''Police Quest: Open Season'' shows life on LAPD
''Police Quest: Open Season'' shows life on LAPD -- Retired LA police chief Daryl F. Gates says game is realistic
On a sunny summer morning, Daryl F. Gates is back on the job. Only now the retired Los Angeles police chief isn’t cruising through South Central. He’s sitting at a computer in a Manhattan hotel conference room working Police Quest: Open Season, a 1993 computer role-playing game which has just been rereleased on CD-ROM as part of Sierra On-Line’s Daryl F. Gates’ Police Quest Collection: The Four Most Wanted.
Gates, 68, who has complained about inaccurate portrayals of the LAPD by the media, boasts about Open Season‘s realism. The Short Stop bar visited by game protagonist Det. John Carey, he says, is an actual hangout popular with L.A. cops. The elevators at the force’s downtown headquarters are as numbingly slow as they are in the game. And, just as Carey spends most of his time talking to other characters in the game, everyday police work is ”a laborious, difficult process,” Gates says, not ”flashy and shoot-’em-up.”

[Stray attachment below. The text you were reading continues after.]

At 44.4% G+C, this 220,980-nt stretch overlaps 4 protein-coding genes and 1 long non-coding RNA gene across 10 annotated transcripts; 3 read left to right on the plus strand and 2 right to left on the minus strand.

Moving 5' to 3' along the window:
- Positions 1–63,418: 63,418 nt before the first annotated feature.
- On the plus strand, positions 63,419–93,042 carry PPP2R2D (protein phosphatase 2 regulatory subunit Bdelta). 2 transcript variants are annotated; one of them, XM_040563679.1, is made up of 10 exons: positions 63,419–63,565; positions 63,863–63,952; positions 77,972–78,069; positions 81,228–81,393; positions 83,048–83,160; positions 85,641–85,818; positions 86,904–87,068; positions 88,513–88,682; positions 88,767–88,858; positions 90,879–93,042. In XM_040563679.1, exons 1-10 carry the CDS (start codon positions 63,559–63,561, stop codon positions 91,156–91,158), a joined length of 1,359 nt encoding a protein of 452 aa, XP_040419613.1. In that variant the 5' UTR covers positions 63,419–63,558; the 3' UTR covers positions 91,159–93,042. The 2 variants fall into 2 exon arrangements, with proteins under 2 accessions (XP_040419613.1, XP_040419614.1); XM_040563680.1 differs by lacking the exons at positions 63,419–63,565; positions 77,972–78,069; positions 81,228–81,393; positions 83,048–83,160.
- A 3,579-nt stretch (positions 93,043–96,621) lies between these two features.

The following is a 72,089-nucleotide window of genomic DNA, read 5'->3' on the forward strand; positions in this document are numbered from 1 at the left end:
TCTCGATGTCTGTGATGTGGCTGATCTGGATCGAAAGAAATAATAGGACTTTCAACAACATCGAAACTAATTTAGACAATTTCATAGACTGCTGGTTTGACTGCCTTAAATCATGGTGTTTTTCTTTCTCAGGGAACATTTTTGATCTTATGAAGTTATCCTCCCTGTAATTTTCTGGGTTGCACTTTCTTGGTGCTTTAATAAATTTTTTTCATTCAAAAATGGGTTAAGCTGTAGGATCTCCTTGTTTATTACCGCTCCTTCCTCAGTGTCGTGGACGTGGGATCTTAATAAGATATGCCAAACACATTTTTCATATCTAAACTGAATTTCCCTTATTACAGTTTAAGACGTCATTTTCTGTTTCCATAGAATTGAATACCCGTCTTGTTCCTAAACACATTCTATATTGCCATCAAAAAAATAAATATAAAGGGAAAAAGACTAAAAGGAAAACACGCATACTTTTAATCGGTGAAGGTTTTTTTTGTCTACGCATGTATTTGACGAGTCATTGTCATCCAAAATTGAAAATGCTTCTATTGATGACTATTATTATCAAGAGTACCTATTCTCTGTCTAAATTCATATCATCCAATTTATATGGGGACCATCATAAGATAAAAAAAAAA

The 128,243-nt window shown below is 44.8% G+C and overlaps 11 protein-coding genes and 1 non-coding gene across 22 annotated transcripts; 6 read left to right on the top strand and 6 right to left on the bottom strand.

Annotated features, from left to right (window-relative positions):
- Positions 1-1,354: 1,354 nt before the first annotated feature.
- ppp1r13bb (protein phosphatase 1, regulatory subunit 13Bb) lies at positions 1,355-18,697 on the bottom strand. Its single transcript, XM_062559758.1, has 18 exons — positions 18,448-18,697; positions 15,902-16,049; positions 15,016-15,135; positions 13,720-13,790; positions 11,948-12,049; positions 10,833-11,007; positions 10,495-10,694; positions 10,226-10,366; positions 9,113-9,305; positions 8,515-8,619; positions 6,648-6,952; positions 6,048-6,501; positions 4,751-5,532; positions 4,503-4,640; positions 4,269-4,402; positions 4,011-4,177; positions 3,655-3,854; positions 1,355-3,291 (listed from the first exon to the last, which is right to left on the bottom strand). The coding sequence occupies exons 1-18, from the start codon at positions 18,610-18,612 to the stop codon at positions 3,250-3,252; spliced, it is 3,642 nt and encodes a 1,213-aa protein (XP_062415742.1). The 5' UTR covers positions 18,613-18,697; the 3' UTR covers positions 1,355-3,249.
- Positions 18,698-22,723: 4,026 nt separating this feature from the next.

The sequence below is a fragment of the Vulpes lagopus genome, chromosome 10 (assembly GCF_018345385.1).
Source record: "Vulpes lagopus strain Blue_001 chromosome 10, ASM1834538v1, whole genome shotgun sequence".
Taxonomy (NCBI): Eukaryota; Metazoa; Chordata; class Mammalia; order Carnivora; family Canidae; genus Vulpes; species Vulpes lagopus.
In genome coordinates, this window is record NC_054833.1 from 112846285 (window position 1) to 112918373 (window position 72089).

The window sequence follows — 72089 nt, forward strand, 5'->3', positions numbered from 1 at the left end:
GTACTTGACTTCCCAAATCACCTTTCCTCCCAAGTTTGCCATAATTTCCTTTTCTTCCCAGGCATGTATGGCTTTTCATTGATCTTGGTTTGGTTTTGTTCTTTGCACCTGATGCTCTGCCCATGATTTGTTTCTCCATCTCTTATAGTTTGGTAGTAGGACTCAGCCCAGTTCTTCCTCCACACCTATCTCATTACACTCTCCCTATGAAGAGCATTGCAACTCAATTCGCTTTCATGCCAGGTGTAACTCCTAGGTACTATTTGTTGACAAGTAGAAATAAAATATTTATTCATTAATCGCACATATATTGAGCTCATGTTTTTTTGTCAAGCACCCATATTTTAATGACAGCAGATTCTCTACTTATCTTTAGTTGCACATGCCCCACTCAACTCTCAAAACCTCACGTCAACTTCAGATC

Gates navigates through Open Season with cheerful incompetence. Though listed as ”author” in the credits, he admits he’s not much of a gamer. As he fumbles with his mouse, it’s hard to believe that this soft-spoken man is the same person who could enrage Angelenos with comments they perceived as insensitive — long before the Rodney King beating and the L.A. riots really put him in the hot seat.
Then again, it’s not that big a stretch. To get through one scene in Open Season, the player controlling Carey has to click on the head, back, or legs of a female reporter to push her out of the way. Gates aims his hand-shaped icon directly at the woman’s rear. ”About right there,” he says with a laugh. Then he chides his on-screen surrogate: ”Ooh, don’t do that, John.” Later, Gates plays a scene at the home of a slain officer. ”The real hard part is notifying the widow, and I’ve done that about five, six times,” he says. ”What you do is you knock on the door and you say, ‘Is this the widow Brown?”’ Gates chuckles. ”No, you don’t do that.”
Ooh, you’re right, Daryl. Don’t do that.